Wednesday, June 13, 2018

Our Need for Real Friendship

I've been reading in 1 Samuel recently. There are a couple of chapters that I think show us a vitally important part of life for all of us. 1 Samuel 19 & 20 reveal the depth of friendship that David and Jonathan had.

These chapters take place at a time when David's life is threatened by King Saul, Jonathan's father. At the start of these two chapters David is still present in Saul's service, by they end with David running for his life. Throughout David and Jonathan's interactions, you see the depth of their friendship.

At first, Jonathan didn't want to believe that his father wanted to kill David, so he set out to find out the truth for both of them. When Jonathan did learn that his father really did want to kill David, he said his tearful good-bye to David and sent him away. The tears that both David and Jonathan cried revealed how much they cared for each other. They didn't know when or if they would see each other again when they said this good-bye.

When I look at David and Jonathan's friendship, I see something that I think we need more of in our lives today. We're constantly connected through our phones and social media, but we've lost the real connection with people that we need. We're lonely despite this seeming constant connection.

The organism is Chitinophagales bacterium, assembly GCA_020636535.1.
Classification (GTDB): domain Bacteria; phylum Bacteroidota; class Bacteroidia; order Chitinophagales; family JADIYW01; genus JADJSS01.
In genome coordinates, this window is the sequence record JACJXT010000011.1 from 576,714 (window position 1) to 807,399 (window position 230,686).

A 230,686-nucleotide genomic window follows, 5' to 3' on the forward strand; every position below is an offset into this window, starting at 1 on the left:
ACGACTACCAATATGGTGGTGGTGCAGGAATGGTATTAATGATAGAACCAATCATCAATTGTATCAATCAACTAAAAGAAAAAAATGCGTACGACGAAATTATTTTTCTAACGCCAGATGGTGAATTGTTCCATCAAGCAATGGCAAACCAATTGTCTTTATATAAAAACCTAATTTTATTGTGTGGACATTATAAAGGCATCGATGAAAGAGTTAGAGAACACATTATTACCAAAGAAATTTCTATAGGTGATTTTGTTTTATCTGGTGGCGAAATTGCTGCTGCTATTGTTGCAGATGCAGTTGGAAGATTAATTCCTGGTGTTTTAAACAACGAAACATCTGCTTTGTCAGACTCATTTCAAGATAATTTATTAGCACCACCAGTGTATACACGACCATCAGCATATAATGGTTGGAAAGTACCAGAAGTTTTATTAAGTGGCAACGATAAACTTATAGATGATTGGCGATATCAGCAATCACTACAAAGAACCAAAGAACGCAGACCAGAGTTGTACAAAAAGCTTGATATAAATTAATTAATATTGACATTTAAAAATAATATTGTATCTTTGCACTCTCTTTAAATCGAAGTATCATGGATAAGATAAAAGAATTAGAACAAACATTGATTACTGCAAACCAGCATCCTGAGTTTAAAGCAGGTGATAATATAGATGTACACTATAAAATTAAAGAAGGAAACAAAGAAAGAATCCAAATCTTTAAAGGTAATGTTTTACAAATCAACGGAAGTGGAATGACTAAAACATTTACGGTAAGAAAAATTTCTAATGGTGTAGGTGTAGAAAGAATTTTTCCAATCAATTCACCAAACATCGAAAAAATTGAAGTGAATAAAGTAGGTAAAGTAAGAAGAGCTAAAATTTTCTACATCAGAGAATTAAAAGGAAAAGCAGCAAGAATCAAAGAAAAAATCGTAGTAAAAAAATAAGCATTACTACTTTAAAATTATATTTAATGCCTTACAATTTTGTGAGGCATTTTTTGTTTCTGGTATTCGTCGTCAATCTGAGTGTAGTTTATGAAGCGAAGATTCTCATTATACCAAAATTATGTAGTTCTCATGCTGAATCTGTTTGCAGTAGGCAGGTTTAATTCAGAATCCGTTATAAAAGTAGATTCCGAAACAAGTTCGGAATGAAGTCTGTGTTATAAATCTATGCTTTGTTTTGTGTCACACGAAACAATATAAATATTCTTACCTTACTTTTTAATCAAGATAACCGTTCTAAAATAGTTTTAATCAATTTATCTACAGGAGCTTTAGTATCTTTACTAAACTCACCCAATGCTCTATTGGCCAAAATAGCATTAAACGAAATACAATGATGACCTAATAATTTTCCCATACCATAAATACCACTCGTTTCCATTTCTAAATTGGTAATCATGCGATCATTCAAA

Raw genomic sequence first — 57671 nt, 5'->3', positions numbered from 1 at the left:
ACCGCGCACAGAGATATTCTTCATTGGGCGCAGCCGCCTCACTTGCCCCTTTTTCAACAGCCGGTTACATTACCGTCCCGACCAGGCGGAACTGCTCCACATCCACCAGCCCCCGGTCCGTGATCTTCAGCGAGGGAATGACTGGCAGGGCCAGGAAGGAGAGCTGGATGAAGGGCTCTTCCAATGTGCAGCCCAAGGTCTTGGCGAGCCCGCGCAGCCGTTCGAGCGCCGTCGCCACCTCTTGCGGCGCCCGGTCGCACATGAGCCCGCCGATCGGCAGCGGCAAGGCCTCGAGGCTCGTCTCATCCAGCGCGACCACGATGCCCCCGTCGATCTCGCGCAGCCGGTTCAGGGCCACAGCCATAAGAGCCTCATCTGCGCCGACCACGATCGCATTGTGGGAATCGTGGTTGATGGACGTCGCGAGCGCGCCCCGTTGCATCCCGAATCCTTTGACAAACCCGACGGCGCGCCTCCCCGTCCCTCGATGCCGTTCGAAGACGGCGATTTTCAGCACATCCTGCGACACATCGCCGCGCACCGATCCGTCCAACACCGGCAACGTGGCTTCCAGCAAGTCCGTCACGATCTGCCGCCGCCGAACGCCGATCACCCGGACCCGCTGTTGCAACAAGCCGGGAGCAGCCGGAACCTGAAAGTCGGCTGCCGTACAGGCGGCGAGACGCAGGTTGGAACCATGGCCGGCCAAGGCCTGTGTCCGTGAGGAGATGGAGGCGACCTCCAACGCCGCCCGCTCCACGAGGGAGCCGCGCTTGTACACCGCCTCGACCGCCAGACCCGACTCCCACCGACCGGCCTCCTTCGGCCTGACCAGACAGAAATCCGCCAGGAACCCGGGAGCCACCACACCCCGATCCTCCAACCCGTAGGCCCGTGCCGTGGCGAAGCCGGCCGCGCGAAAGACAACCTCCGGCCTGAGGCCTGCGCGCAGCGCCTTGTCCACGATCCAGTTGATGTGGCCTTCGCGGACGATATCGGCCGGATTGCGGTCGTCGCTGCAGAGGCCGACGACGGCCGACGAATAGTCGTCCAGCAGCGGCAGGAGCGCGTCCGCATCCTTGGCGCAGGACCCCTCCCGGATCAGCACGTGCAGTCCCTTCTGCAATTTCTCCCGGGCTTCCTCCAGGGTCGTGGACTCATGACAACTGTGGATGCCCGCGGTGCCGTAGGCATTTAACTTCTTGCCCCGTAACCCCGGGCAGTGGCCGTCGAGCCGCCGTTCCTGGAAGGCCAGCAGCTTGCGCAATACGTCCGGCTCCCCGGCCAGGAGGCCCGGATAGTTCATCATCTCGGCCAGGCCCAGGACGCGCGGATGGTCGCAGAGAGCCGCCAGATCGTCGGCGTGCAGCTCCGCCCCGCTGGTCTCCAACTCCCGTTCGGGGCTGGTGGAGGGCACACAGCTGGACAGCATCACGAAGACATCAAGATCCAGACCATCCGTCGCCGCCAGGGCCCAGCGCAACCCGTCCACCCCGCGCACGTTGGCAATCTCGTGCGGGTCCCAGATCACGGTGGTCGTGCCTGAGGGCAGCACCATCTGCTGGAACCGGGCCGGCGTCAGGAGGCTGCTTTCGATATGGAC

I think what we're missing is the depth of friendship that we see in David and Jonathan. Most, if not all of our connections, are only at a surface level. We manage what others see, but that keeps everyone at a distance.

I think Brene Brown explains the issue well in her book, Braving the Wilderness: The Quest for True Belonging and the Courage to Stand Alone.
"We experience loneliness when we feel disconnected. Maybe we've been pushed to the outside of a group that we value, or maybe we're lacking a sense of belonging. At the hear of loneliness is the absence of meaningful social interaction."
We need people in our lives who we care about and who care about us. And to care about one another we have to allow people past our carefully managed social media personas. We have to be willing to be vulnerable and let people in.

To Quote Brene Brown again:
"To combat loneliness, we must first learn to identify it and to have the courage to see that experience as a warning sign. Our response to that warning sign should be to find connection."
And we're only going to have those people to find connection with if we do the work of finding people we can learn to trust. We need friends like David and Jonathan were for each other. Friends we have fun and laugh with. And friends we can cry with and share the hard parts of life as well.

How are you doing at developing real connections with people? The kind of connections that combat loneliness?

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